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Spud Grubber's Blog

Guy Barter

  • Date Joined: 15 Jan 2007

Recent Comments

  • Spud Grubbing

    Guy Barter on 24 Sep 2007 at 04:46 PM

    The last of the potatoes are gathered in.  ‘Fleur Pecher', a French maincrop with pink-red skin gave a fair yield of blemish free tubers.  Slugs seem to have left it alone and there were no rots. 

    ‘Bleu D'Auvergne', another French maincrop with pale purple skin came in well too.  Not a heavy yield, but you don't expect heavy crops of these unusual cultivars. 

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  • Bean harvest

    Guy Barter on 17 Sep 2007 at 01:52 PM

    Haricot beans ‘Brown Dutch' were dry and ‘strawy' enough to pull up by the roots and take home to hang on a string in the sun.  Here they will dry and ripen protected from birds and squirrels by the watchful local moggies until ready to thresh out the seeds for storing for winter soups and stews. 

    Once the beans were recovered large weeds, which were rather numerous in the bean patch, were pulled up and the soil raked over with a home-made ‘mulcher'.  This is three pronged cultivator with a wire attached to the prongs to sever weed roots and loosen soil without inverting the surface layer.  The idea is to kill all weeds but leave any weed seeds on the surface to germinate rather than bury them and make them dormant to be a problem in future crops.  The weeds will be dug in as ‘fertiliser' next spring.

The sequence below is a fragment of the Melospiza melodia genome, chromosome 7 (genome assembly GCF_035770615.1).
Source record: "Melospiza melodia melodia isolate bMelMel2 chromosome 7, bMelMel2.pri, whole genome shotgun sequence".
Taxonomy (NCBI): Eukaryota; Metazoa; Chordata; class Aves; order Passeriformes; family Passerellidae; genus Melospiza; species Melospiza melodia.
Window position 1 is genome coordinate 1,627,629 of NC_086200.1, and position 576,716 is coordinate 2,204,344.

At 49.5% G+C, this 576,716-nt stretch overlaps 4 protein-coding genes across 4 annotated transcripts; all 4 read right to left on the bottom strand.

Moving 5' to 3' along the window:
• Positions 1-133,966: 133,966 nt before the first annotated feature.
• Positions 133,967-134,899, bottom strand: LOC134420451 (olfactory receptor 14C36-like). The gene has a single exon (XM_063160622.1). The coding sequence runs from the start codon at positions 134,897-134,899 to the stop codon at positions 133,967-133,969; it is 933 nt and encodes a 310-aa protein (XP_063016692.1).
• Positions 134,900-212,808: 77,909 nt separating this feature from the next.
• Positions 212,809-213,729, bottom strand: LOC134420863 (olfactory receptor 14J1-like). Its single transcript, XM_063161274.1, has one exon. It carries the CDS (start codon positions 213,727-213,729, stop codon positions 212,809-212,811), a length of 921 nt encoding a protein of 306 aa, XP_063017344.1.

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  • Gathering potatoes

    Guy Barter on 10 Sep 2007 at 01:14 PM

    Gathering potatoes 

    Dry soil, wind and bright sun make for perfect potato lifting weather.  The spuds are eased out of the soil using a five pronged fork found in a junk shop that is ideal for the task in my light sandy soil .  Where the ridges have been covered with black plastic after foliage removal last month the soil is much looser and more friable than the ridges left uncovered where the soil has dried to a hard crust making lifting very demanding on my delicate back.  However, the dry soil means that I can dispense with the drying period usually recommended before storing tubers. 

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  • Harvest time

    Guy Barter on 04 Sep 2007 at 10:44 AM

    Vegetables have been taking a backseat this week, while I deal with fruit.  Gathering apples, pears, raspberries and plums, collecting wild blackberries and cutting back strawberries and raspberries, and winkling bindweed out of currant and gooseberry plantations are very pleasant summer tasks. 

    To be truthful, I have had enough of veg growing for a while and am happy to gather the abundant crops of courgettes, French and runner beans, peppers, sweetcorn and more modest crops of tomatoes and aubergines.  There are a few summer cabbages and a little salad remaining as well. 

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